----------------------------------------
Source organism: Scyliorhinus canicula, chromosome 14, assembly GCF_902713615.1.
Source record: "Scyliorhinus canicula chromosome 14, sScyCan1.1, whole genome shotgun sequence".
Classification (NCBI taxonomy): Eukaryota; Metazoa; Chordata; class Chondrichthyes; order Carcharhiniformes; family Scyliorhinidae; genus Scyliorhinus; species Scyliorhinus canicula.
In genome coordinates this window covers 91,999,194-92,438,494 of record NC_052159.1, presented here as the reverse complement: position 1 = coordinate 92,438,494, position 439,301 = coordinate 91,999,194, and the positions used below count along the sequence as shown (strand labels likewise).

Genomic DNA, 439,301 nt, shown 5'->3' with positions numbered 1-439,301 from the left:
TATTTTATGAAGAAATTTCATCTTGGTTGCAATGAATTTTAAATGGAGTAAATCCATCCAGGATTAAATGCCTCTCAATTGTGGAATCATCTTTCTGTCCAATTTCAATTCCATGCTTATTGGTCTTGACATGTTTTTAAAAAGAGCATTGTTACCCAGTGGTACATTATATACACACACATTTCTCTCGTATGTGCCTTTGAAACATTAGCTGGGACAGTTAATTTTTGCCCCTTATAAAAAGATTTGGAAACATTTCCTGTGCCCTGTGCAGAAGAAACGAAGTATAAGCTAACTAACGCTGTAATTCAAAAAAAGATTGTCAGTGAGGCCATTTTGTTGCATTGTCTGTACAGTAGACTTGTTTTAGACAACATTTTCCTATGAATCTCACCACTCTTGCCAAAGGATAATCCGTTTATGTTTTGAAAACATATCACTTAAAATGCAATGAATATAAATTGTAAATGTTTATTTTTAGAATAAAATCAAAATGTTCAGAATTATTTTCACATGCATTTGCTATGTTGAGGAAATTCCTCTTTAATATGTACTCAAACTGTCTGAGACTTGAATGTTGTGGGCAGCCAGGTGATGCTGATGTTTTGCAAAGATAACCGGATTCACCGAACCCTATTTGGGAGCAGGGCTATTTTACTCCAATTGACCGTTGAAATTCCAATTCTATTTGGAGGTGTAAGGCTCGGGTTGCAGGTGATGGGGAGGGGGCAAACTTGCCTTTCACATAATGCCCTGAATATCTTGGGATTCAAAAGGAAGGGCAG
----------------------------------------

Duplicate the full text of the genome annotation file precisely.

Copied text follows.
Source organism: Scyliorhinus canicula, chromosome 14, assembly GCF_902713615.1.
Source record: "Scyliorhinus canicula chromosome 14, sScyCan1.1, whole genome shotgun sequence".
Classification (NCBI taxonomy): Eukaryota; Metazoa; Chordata; class Chondrichthyes; order Carcharhiniformes; family Scyliorhinidae; genus Scyliorhinus; species Scyliorhinus canicula.
In genome coordinates this window covers 91,999,194-92,438,494 of record NC_052159.1, presented here as the reverse complement: position 1 = coordinate 92,438,494, position 439,301 = coordinate 91,999,194, and the positions used below count along the sequence as shown (strand labels likewise).

Genomic DNA, 439,301 nt, shown 5'->3' with positions numbered 1-439,301 from the left:
TATTTTATGAAGAAATTTCATCTTGGTTGCAATGAATTTTAAATGGAGTAAATCCATCCAGGATTAAATGCCTCTCAATTGTGGAATCATCTTTCTGTCCAATTTCAATTCCATGCTTATTGGTCTTGACATGTTTTTAAAAAGAGCATTGTTACCCAGTGGTACATTATATACACACACATTTCTCTCGTATGTGCCTTTGAAACATTAGCTGGGACAGTTAATTTTTGCCCCTTATAAAAAGATTTGGAAACATTTCCTGTGCCCTGTGCAGAAGAAACGAAGTATAAGCTAACTAACGCTGTAATTCAAAAAAAGATTGTCAGTGAGGCCATTTTGTTGCATTGTCTGTACAGTAGACTTGTTTTAGACAACATTTTCCTATGAATCTCACCACTCTTGCCAAAGGATAATCCGTTTATGTTTTGAAAACATATCACTTAAAATGCAATGAATATAAATTGTAAATGTTTATTTTTAGAATAAAATCAAAATGTTCAGAATTATTTTCACATGCATTTGCTATGTTGAGGAAATTCCTCTTTAATATGTACTCAAACTGTCTGAGACTTGAATGTTGTGGGCAGCCAGGTGATGCTGATGTTTTGCAAAGATAACCGGATTCACCGAACCCTATTTGGGAGCAGGGCTATTTTACTCCAATTGACCGTTGAAATTCCAATTCTATTTGGAGGTGTAAGGCTCGGGTTGCAGGTGATGGGGAGGGGGCAAACTTGCCTTTCACATAATGCCCTGAATATCTTGGGATTCAAAAGGAAGGGCAG